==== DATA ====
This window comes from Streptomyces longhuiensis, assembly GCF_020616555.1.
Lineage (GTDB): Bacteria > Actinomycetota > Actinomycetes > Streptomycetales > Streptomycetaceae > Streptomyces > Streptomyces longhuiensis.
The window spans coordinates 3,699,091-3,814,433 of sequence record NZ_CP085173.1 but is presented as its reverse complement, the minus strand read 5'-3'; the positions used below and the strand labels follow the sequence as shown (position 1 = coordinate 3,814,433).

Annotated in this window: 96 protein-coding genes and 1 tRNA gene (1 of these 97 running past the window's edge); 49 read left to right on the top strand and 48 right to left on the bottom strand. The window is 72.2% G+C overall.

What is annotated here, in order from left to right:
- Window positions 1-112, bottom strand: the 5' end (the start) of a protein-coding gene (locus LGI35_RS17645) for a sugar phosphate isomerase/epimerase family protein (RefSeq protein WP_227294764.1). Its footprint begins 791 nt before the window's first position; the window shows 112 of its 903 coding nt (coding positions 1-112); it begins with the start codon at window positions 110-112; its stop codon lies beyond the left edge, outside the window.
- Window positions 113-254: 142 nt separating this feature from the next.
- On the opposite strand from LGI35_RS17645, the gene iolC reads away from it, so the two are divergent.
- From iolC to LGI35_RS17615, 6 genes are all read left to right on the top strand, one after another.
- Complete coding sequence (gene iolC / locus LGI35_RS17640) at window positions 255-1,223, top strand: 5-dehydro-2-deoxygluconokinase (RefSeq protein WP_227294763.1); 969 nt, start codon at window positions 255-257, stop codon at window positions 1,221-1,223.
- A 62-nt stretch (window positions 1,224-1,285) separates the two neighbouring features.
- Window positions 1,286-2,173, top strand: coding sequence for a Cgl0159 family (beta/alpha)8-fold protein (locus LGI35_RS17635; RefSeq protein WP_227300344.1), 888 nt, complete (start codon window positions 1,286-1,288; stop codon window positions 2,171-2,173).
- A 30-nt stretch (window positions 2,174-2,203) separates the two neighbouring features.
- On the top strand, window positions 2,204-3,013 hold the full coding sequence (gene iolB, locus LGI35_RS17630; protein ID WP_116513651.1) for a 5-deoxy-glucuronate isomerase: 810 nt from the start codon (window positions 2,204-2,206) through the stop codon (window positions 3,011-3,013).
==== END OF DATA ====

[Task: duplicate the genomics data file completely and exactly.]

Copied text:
This window comes from Streptomyces longhuiensis, assembly GCF_020616555.1.
Lineage (GTDB): Bacteria > Actinomycetota > Actinomycetes > Streptomycetales > Streptomycetaceae > Streptomyces > Streptomyces longhuiensis.
The window spans coordinates 3,699,091-3,814,433 of sequence record NZ_CP085173.1 but is presented as its reverse complement, the minus strand read 5'-3'; the positions used below and the strand labels follow the sequence as shown (position 1 = coordinate 3,814,433).

Annotated in this window: 96 protein-coding genes and 1 tRNA gene (1 of these 97 running past the window's edge); 49 read left to right on the top strand and 48 right to left on the bottom strand. The window is 72.2% G+C overall.

What is annotated here, in order from left to right:
- Window positions 1-112, bottom strand: the 5' end (the start) of a protein-coding gene (locus LGI35_RS17645) for a sugar phosphate isomerase/epimerase family protein (RefSeq protein WP_227294764.1). Its footprint begins 791 nt before the window's first position; the window shows 112 of its 903 coding nt (coding positions 1-112); it begins with the start codon at window positions 110-112; its stop codon lies beyond the left edge, outside the window.
- Window positions 113-254: 142 nt separating this feature from the next.
- On the opposite strand from LGI35_RS17645, the gene iolC reads away from it, so the two are divergent.
- From iolC to LGI35_RS17615, 6 genes are all read left to right on the top strand, one after another.
- Complete coding sequence (gene iolC / locus LGI35_RS17640) at window positions 255-1,223, top strand: 5-dehydro-2-deoxygluconokinase (RefSeq protein WP_227294763.1); 969 nt, start codon at window positions 255-257, stop codon at window positions 1,221-1,223.
- A 62-nt stretch (window positions 1,224-1,285) separates the two neighbouring features.
- Window positions 1,286-2,173, top strand: coding sequence for a Cgl0159 family (beta/alpha)8-fold protein (locus LGI35_RS17635; RefSeq protein WP_227300344.1), 888 nt, complete (start codon window positions 1,286-1,288; stop codon window positions 2,171-2,173).
- A 30-nt stretch (window positions 2,174-2,203) separates the two neighbouring features.
- On the top strand, window positions 2,204-3,013 hold the full coding sequence (gene iolB, locus LGI35_RS17630; protein ID WP_116513651.1) for a 5-deoxy-glucuronate isomerase: 810 nt from the start codon (window positions 2,204-2,206) through the stop codon (window positions 3,011-3,013).